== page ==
How do manufacturers set oil change intervals?

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Seriously, how do they do it? My Fords call for 5,000 change intervals for normal service, 3,000 for severe. Nissan is 7,500 and 3,750 for the same designations. I hear Honda is 10K & 5K. Don't know about GM, and all the others. Seem like a lot of differences. I've read the Oil Change Interval formulas posted here and on the Synthetic Oil Life Study. They make sense, but I've never seen a rational explanation for the manufacturer's reasoning
 

driven2services

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They do oil analysis on the oil...and set the OCI as long as possible to make the engine last through whatever it is designed to last - usually around 100,000 miles.
 
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I think they just pulled some widely accepted numbers (3000-6000mi), until some of them got trapped with free maintenance deals. Then they start extending oil change intervals to save maintenance $$$ [Smile] [Smile] .
 
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quote:
Originally posted by ZmOz: They do oil analysis on the oil...and set the OCI as long as possible to make the engine last through whatever it is designed to last - usually around 100,000 miles.
I disagree. I think todays cars are designed for at least 200k miles of service. Some of GM's newer engines have significantly higher OCI recommendations than just 5 years ago due to new designs that dramatically change the amounts stress placed on the oil.
 

Patman

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I'm not so sure that they honestly do a lot of testing in regards to figuring out their OCIs. I'm sure they do a little bit, but I'd be willing to bet that we know more about how to figure out a safe OCI than they do! In a lot of cases I bet the engineers would tell their superiors that they figure a 7500 mile interval is safe, but then someone else decides to suggest 10k intervals instead, in order to make the car look more desirable from a marketing standpoint. A lot of people who buy new cars nowadays like the idea of having 100,000 mile coolant, 100,000 mile spark plugs, sealed for life transmissions, and also having much longer oil change intervals. A lot of people just find their lives too busy to worry about their cars, so they'd much rather buy a car where the amount of maintenance needed is the least amount possible. And since so many people lease a car and only keep it 3-4 years, car makers don't worry so much anymore as to whether or not the engine lasts 200k, since by that time it's on it's third or fourth owner anyways, and the original owner will have already gone through a couple of different cars, probably from the same maker, since people who lease probably also tend to be brand loyal, they just keep returning to the same dealer every 3-4 years.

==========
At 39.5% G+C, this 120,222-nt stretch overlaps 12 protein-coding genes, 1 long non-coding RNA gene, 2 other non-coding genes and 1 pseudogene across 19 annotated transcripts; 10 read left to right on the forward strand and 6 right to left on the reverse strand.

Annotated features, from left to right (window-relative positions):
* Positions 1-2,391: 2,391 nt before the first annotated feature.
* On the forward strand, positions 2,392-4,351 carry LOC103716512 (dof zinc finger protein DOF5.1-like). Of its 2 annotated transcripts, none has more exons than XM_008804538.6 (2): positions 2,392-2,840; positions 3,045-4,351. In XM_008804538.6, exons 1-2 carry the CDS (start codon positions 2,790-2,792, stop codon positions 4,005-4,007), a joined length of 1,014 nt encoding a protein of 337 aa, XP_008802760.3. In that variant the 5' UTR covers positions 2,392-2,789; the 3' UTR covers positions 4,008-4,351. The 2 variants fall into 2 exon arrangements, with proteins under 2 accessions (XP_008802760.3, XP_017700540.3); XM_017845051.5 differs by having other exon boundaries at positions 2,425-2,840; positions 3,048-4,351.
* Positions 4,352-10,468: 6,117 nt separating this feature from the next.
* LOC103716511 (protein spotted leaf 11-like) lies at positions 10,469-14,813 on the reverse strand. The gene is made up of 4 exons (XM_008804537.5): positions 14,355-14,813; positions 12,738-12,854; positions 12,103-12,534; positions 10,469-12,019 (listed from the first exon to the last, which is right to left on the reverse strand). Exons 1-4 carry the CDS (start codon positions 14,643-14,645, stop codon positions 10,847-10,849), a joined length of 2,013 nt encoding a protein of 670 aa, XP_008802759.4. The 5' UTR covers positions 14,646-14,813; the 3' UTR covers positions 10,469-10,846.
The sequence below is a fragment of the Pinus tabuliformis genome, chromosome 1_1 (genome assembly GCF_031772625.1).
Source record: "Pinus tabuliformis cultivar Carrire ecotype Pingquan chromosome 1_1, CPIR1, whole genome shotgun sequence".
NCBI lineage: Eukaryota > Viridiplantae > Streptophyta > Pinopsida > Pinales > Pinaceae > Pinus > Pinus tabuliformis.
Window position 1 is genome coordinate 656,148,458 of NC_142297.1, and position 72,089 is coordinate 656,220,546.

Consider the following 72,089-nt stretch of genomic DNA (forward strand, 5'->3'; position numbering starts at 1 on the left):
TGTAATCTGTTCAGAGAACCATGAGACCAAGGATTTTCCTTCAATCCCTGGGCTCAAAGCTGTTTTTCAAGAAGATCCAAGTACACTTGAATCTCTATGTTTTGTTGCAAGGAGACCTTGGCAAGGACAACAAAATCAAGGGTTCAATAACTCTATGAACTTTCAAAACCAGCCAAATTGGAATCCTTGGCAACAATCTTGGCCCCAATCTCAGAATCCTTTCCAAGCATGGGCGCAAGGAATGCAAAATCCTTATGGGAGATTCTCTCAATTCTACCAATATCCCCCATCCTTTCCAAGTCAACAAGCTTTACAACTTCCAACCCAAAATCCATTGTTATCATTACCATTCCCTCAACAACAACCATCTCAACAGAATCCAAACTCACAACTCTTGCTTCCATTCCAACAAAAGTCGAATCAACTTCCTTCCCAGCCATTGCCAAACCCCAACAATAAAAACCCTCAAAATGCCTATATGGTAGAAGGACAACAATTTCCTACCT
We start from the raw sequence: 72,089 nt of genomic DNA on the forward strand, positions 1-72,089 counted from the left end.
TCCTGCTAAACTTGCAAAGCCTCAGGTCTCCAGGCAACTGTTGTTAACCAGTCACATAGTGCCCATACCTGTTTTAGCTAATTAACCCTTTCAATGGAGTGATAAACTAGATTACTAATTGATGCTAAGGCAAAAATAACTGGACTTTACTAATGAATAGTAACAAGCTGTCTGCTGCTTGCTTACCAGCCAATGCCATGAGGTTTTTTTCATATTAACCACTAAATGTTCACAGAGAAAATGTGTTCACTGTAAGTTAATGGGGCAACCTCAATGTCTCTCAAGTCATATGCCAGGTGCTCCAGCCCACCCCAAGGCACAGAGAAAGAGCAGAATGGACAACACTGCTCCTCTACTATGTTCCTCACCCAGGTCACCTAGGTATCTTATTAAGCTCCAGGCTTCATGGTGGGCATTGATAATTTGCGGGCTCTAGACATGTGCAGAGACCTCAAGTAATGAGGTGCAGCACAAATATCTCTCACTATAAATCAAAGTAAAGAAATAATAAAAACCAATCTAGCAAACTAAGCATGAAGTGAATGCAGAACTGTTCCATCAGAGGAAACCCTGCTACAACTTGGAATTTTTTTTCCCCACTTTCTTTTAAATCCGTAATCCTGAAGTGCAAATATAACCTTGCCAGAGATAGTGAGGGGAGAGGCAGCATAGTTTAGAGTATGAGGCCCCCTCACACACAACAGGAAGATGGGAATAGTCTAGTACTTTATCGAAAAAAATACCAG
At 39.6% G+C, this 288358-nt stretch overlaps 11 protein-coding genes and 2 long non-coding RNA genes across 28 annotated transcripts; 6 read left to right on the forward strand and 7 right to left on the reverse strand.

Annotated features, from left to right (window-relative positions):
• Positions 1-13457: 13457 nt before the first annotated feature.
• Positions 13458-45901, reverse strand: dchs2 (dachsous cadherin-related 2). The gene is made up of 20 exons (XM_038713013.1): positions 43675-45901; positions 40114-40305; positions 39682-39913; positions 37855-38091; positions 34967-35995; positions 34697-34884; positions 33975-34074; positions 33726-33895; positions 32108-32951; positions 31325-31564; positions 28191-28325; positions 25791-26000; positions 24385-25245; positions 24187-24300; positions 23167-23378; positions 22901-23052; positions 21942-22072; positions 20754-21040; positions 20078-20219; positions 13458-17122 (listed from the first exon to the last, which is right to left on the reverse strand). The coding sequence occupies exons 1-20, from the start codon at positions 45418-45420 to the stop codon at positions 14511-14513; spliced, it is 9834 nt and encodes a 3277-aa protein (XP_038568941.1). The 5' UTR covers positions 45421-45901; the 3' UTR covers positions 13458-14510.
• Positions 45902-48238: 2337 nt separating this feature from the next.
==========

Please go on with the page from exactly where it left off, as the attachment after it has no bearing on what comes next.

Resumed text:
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I am going to have to disagree on the previous points. From things I have read about the new Honda Accord (2002 and newer) the engineers that design and are responsible for these engines have carefully measured the output of the engine from a combustion standpoint and can tell that these extremely efficient engines are just not creating the amount of contaminents that they used to. Thats why you change the oil, to get rid of the contaminents. If the engine prodices less, then the oil should last longer. At the very least, I feel confident that they did not just go with conventional wisdom or pull the number out of the hat!
 

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Without a doubt manufacturers devote some time & resources to OCI's, but it all boils down to minimizing costs & increasing profits. A manufacturer specified OCI will weigh heavily on marketing. Car companies make money by getting new cars on the road & servicing them through their dealership networks. They want them to exceed thier warranty periods- not last forever! Joel
 
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What about Toyota and their 5w-30 at 7500 mile OCI? I hope they didn't put too much effort into determining that interval cause it is obviously too long for the sludgeomatic models!
 
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quote:
Originally posted by Patman: I'm not so sure that they honestly do a lot of testing in regards to figuring out their OCIs. I'm sure they do a little bit, but I'd be willing to bet that we know more about how to figure out a safe OCI than they do! In a lot of cases I bet the engineers would tell their superiors that they figure a 7500 mile interval is safe, but then someone else decides to suggest 10k intervals instead, in order to make the car look more desirable from a marketing standpoint. A lot of people who buy new cars nowadays like the idea of having 100,000 mile coolant, 100,000 mile spark plugs, sealed for life transmissions, and also having much longer oil change intervals. A lot of people just find their lives too busy to worry about their cars, so they'd much rather buy a car where the amount of maintenance needed is the least amount possible. And since so many people lease a car and only keep it 3-4 years, car makers don't worry so much anymore as to whether or not the engine lasts 200k, since by that time it's on it's third or fourth owner anyways, and the original owner will have already gone through a couple of different cars, probably from the same maker, since people who lease probably also tend to be brand loyal, they just keep returning to the same dealer every 3-4 years.
I see your point clear as day. I've been a used car buyer for the past two vehicles. I think I'm going to stick with new vehicles for now on. You just don't know what your going to get with a used car now a days.
 

TC